Woodlake High School Agricultural Class sponsored an evening "defense class" on how to maintain equipment when new parts or equipment could not be obtained, in December, 1941. This class lasted about six weeks.

KF: What time did school get out, or work?

JH: What do you mean?

KF: Well you started your day and you had breakfast and you went to work or you went to school. Then I guess I’m asking what happened in the afternoon and evening for the kids as well as the adults. You were a young man at that time.

JH: Well, I didn’t do anything extra.

KF: What was there to do?

JH: Play ball. They played baseball. Lot of other things to do of that sort.

KF: So there was recreation to do. Was there a library?

JH: There was a library. It wasn’t much of a library, but it was a library.

KF: For recreation, you did baseball?

JH: Baseball and all that.

KF: And did you also work on a garden, did your mother or parents?

JH: Not much space for gardening.

KF: You said some people grew vegetables.

JH: Yeah, some grew vegetables on a little plot between the barracks.

KF: What did your parents do? What was their day like?

JH: My dad was quite elderly, so he wasn’t real well. Mother was younger but she took care of Dad. That was her job, so she didn’t have a job.

KF: Was there medical care?

JH: At first we had two or three doctors there, regular doctors, but you know when they only get paid $19 a month, a doctor isn’t going to stay there very long. So the doctors over there that we had, they all left. The captain said "Well, they go the cities you know. They could make that in one hour." So they had what they called a doctor but I don’t know. I don’t think he was a doctor. Dentists, the same thing. We had one old man from San Diego that was a dentist. Two others called themselves dentists but you kind of wondered. But they only got paid $19 so you can’t expect too much of them.

KF: Were there incidences of unrest in the camp?

JH: Very little. That’s one thing. We kept to ourselves. They wanted to raise a lot of ruckus about a lot of things, we just wanted to have things quiet. It was rather a quiet town. It was a pretty good size town you know.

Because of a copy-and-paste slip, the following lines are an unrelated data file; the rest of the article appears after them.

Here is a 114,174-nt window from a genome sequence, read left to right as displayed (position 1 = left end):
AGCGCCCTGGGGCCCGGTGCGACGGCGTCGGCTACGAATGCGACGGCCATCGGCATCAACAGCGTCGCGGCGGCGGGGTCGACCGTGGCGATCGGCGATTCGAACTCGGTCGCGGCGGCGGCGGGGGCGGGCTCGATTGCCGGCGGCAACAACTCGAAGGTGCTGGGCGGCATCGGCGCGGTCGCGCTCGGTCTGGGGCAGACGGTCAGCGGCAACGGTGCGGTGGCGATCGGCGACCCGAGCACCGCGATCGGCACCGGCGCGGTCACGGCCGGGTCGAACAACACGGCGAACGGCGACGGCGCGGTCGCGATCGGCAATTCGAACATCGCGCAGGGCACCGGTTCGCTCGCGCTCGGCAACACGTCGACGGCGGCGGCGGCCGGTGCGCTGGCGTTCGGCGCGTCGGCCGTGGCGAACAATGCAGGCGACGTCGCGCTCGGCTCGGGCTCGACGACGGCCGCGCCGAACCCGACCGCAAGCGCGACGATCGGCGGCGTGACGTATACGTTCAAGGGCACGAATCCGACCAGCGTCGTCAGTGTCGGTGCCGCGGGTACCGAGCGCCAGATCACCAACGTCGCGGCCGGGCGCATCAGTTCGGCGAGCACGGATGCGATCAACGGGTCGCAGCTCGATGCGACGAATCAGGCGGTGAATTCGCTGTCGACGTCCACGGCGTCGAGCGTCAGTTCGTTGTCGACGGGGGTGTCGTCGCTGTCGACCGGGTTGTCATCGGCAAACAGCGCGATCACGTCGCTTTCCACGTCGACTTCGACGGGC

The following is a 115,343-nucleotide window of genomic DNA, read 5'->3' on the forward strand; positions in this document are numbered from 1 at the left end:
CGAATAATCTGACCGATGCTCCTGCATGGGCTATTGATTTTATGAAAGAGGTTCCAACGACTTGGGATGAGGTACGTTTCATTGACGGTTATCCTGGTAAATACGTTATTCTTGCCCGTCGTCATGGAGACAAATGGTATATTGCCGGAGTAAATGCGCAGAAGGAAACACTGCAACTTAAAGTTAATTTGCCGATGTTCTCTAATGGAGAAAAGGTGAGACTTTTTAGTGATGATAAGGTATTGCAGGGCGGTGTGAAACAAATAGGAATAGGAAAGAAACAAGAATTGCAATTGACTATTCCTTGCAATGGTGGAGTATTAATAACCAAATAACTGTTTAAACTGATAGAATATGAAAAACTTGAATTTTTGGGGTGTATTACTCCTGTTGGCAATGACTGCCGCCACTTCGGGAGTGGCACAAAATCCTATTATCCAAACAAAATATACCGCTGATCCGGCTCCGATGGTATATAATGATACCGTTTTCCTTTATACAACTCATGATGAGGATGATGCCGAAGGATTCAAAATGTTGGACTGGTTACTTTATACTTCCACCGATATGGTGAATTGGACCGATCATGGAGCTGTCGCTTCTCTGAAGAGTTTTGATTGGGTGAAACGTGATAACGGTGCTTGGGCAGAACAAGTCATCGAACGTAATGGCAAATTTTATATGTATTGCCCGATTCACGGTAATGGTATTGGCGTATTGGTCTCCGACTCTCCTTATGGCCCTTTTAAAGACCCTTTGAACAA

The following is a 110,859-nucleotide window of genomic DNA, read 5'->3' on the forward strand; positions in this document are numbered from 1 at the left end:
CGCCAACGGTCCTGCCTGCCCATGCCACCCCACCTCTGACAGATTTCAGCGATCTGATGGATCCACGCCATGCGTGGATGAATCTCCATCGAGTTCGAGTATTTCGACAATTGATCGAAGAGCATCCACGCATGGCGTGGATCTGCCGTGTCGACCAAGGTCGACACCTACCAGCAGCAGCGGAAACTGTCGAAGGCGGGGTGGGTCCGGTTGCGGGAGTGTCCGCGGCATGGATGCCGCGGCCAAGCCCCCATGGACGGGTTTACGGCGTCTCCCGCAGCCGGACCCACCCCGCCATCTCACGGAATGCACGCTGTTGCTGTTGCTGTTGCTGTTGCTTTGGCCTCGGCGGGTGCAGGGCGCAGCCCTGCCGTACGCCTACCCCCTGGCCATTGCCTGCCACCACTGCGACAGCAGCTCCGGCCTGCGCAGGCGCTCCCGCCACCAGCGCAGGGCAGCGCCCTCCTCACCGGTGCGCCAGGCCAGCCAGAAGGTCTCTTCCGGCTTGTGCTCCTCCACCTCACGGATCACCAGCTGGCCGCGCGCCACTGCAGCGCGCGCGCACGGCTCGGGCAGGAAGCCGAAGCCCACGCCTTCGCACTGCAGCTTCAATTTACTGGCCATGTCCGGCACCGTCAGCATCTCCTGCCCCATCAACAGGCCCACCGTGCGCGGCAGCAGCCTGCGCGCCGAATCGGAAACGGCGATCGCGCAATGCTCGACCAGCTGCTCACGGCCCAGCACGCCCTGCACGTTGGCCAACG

KF: Among the three or four camps?

JH: Within the three camps they had about 74 . . . the population was 17,814 between the three camps, so they were full of people. They kept to themselves.

KF: As a young man, did you go around with other young men and women.

JH: Oh, we had friends. That’s about it.

KF: Did you have dances?

JH: They used to have dances every now and then. One block would have a dance and we would invite them in to our block and so forth. That’s about it.

KF: Is there anything you wanted to mention? You have a list of things? Is there anything I am not covering about the camps that you would like to mention?

JH: No. (Looking over his list.) That’s about it during camp. We just lived there, that’s all.

KF: Did you meet your wife? Did you marry?

JH: I met my wife after I came home. I married late.

KF: How about your other friends? Were there marriages?

JH: Oh some got married in camp.

KF: That’s quite a length of time to be there.

JH: Yeah, yeah, some got married in camp.

KF: What is your religion or do you have one?

JH: I’m a Buddhist.

KF: And were there Buddhist services?

JH: Yes, there were three Buddhist reverends and three church services. Every Sunday they would have services. I guess Christians had the same way. They had one or two Christian ministers there. We had regular services on Sunday.

KF: You were able to maintain your religion pretty well. How did you find out it was time to leave?

JH: You mean leave here?

KF: To leave camp.

JH: To leave camp, oh, they gave us an order to leave the camp in September of 1945 I guess it was. The order came that we would have to evacuate the camp. Everybody had to move out. The government provided us with, I think it was $63 and a train ticket to anywhere in the United States . To get out - What can you do with only $63? That wouldn’t even last one hotel stay, so a lot of them had a lot of trouble as to where to go, but those that stayed in the camp, refused to leave, because they had no place to go. They had the water and lights shut off, so they had to go. But most of them found places to go. They had these hostels in different cities where you could go temporarily till you find a place to stay. That helped some. But most of them found a place to stay.

KF: Let me ask a question about when you were in camp. Was there a way to make money? Did you accumulate any money?

JH: Actually, there was no way to make money. No where to spend money either.